The word “new” seemingly separates New Historicism as a mode of inquiry from “old” historical approaches, but the claim that there are “old” and “new” approaches is perhaps a misnomer. Many traditional historical approaches to literary and cultural analysis are still in practice; this fact suggests that they are not outdated, nor have they been replaced by New Historicism. To better understand how New Historicism is distinct from its predecessors and contemporaries in the field of historical inquiry, it is important to understand the ways in which their various theories and methodologies diverge.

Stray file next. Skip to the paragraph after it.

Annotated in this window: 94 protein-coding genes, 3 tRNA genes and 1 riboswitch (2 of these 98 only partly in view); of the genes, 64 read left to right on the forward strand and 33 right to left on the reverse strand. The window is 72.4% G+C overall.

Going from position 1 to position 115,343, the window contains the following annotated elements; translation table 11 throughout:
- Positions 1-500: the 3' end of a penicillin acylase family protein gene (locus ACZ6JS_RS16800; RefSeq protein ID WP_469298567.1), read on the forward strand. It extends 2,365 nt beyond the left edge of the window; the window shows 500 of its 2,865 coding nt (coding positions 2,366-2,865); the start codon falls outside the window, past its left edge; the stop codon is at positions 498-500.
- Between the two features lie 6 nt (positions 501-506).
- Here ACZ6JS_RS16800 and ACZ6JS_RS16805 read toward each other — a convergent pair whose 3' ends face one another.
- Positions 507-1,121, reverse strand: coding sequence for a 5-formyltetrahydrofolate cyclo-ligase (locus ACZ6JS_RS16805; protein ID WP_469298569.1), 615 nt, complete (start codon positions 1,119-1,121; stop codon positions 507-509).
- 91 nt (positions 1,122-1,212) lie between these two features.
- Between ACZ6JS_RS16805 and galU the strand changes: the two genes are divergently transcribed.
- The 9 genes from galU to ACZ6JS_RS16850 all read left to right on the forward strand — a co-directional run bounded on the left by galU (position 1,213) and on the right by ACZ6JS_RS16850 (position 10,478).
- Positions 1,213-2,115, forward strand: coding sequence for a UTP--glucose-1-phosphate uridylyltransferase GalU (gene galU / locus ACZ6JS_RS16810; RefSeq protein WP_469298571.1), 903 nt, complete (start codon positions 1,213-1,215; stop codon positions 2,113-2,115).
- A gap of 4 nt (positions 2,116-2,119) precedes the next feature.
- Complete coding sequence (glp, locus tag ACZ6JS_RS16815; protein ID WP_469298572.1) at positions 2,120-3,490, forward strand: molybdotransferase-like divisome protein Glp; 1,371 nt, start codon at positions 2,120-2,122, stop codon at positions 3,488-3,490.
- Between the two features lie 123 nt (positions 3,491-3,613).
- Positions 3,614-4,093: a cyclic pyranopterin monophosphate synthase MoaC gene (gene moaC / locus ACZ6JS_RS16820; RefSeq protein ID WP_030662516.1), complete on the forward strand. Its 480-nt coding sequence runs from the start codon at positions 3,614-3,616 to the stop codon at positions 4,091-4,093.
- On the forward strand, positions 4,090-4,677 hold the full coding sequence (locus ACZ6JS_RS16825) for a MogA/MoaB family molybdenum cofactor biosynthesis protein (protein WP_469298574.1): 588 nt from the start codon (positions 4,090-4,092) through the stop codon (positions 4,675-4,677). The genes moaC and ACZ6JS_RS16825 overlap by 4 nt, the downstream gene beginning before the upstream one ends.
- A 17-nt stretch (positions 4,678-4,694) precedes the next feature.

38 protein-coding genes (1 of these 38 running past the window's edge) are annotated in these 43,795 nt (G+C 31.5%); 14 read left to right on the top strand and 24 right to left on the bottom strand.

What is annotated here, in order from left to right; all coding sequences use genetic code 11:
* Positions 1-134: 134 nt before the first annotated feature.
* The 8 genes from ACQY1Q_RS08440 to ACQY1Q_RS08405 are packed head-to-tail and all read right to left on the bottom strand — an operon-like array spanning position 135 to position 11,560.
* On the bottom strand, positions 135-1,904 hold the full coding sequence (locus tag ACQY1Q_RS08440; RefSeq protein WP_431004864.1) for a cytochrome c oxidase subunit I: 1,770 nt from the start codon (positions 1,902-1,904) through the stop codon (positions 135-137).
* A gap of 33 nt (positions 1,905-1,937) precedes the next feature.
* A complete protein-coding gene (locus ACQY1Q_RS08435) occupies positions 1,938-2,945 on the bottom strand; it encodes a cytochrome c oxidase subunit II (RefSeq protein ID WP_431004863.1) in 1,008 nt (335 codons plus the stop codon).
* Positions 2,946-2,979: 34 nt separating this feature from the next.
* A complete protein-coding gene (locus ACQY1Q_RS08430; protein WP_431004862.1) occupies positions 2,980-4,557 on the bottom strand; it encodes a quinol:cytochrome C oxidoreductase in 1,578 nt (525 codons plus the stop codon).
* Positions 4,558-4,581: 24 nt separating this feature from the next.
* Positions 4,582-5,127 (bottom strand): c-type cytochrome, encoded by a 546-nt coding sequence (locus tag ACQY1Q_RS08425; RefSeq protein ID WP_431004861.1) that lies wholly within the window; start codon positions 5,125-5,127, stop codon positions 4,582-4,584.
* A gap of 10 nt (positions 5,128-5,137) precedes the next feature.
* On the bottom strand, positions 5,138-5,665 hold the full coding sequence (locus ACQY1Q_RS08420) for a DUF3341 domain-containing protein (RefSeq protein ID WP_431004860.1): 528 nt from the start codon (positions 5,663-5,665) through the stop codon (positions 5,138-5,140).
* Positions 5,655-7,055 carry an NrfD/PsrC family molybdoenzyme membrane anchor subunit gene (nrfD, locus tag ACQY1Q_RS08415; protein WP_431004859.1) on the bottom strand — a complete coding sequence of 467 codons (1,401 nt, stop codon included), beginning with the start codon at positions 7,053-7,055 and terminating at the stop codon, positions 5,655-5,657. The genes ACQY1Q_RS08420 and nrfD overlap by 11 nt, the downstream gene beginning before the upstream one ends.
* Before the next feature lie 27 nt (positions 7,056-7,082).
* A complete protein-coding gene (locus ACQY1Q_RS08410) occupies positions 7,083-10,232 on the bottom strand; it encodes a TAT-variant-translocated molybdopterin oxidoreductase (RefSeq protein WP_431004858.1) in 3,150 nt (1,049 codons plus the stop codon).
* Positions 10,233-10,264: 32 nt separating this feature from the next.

Traditional historical inquiry suggests that to understand a work of literature, the scholar must first investigate the author’s life and background, the society in which the author lived, and the prevailing ideas of the time. Traditional historical critics give preeminence to the literary text, with historical texts providing supporting background material. For instance, an understanding of the sewer system, or the lack of one, in eighteenth century London elucidates the black humor of Jonathan Swift’s poem “A Description of a City Shower” (1710), which lists in graphic detail the various items of refuse that wash through the streets of the city during a rainstorm. As Steven Lynn points out in Texts and Contexts: Writing About Literature with Critical Theory (1994), “The modern reader who is unaware of the sanitary problems in Swift’s day may find the poem’s imagery incredible.” Thus, one aspect of traditional historical criticism is to prove the...
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